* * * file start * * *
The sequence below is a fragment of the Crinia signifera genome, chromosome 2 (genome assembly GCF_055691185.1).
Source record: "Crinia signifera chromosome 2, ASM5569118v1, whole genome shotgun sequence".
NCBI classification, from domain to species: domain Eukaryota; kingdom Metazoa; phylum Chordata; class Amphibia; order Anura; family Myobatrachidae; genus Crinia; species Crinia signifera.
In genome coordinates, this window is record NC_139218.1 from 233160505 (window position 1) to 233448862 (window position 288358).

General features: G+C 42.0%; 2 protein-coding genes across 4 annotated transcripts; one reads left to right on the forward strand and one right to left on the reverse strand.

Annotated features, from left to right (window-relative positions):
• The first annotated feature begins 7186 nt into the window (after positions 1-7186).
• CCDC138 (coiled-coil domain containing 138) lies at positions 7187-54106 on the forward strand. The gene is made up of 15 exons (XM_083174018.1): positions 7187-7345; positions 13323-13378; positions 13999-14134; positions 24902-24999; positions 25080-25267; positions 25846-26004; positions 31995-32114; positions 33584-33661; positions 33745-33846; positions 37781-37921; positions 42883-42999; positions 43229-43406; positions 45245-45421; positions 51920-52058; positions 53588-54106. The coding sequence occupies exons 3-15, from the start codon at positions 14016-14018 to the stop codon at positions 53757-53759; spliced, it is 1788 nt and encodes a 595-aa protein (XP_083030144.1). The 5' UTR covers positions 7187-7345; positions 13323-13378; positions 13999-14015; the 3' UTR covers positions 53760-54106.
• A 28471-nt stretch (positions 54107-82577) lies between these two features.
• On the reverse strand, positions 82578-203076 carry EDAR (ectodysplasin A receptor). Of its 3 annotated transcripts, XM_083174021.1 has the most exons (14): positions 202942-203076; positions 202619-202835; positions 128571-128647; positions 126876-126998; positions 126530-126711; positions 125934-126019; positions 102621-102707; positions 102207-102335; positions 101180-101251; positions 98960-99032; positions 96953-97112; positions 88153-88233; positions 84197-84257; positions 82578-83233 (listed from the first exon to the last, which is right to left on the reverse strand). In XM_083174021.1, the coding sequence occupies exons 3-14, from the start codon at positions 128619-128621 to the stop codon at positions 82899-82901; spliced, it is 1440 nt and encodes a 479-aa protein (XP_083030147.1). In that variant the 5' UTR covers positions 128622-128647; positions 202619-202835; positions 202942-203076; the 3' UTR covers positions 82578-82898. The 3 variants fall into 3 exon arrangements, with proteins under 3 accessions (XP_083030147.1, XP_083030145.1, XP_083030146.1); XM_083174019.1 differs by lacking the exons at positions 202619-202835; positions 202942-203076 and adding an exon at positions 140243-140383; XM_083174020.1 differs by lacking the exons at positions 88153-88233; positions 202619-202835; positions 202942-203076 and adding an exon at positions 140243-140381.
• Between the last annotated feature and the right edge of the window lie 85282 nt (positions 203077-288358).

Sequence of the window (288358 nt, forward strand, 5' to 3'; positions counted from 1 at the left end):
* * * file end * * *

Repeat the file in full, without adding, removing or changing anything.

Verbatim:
The sequence below is a fragment of the Crinia signifera genome, chromosome 2 (genome assembly GCF_055691185.1).
Source record: "Crinia signifera chromosome 2, ASM5569118v1, whole genome shotgun sequence".
NCBI classification, from domain to species: domain Eukaryota; kingdom Metazoa; phylum Chordata; class Amphibia; order Anura; family Myobatrachidae; genus Crinia; species Crinia signifera.
In genome coordinates, this window is record NC_139218.1 from 233160505 (window position 1) to 233448862 (window position 288358).

General features: G+C 42.0%; 2 protein-coding genes across 4 annotated transcripts; one reads left to right on the forward strand and one right to left on the reverse strand.

Annotated features, from left to right (window-relative positions):
• The first annotated feature begins 7186 nt into the window (after positions 1-7186).
• CCDC138 (coiled-coil domain containing 138) lies at positions 7187-54106 on the forward strand. The gene is made up of 15 exons (XM_083174018.1): positions 7187-7345; positions 13323-13378; positions 13999-14134; positions 24902-24999; positions 25080-25267; positions 25846-26004; positions 31995-32114; positions 33584-33661; positions 33745-33846; positions 37781-37921; positions 42883-42999; positions 43229-43406; positions 45245-45421; positions 51920-52058; positions 53588-54106. The coding sequence occupies exons 3-15, from the start codon at positions 14016-14018 to the stop codon at positions 53757-53759; spliced, it is 1788 nt and encodes a 595-aa protein (XP_083030144.1). The 5' UTR covers positions 7187-7345; positions 13323-13378; positions 13999-14015; the 3' UTR covers positions 53760-54106.
• A 28471-nt stretch (positions 54107-82577) lies between these two features.
• On the reverse strand, positions 82578-203076 carry EDAR (ectodysplasin A receptor). Of its 3 annotated transcripts, XM_083174021.1 has the most exons (14): positions 202942-203076; positions 202619-202835; positions 128571-128647; positions 126876-126998; positions 126530-126711; positions 125934-126019; positions 102621-102707; positions 102207-102335; positions 101180-101251; positions 98960-99032; positions 96953-97112; positions 88153-88233; positions 84197-84257; positions 82578-83233 (listed from the first exon to the last, which is right to left on the reverse strand). In XM_083174021.1, the coding sequence occupies exons 3-14, from the start codon at positions 128619-128621 to the stop codon at positions 82899-82901; spliced, it is 1440 nt and encodes a 479-aa protein (XP_083030147.1). In that variant the 5' UTR covers positions 128622-128647; positions 202619-202835; positions 202942-203076; the 3' UTR covers positions 82578-82898. The 3 variants fall into 3 exon arrangements, with proteins under 3 accessions (XP_083030147.1, XP_083030145.1, XP_083030146.1); XM_083174019.1 differs by lacking the exons at positions 202619-202835; positions 202942-203076 and adding an exon at positions 140243-140383; XM_083174020.1 differs by lacking the exons at positions 88153-88233; positions 202619-202835; positions 202942-203076 and adding an exon at positions 140243-140381.
• Between the last annotated feature and the right edge of the window lie 85282 nt (positions 203077-288358).

Sequence of the window (288358 nt, forward strand, 5' to 3'; positions counted from 1 at the left end):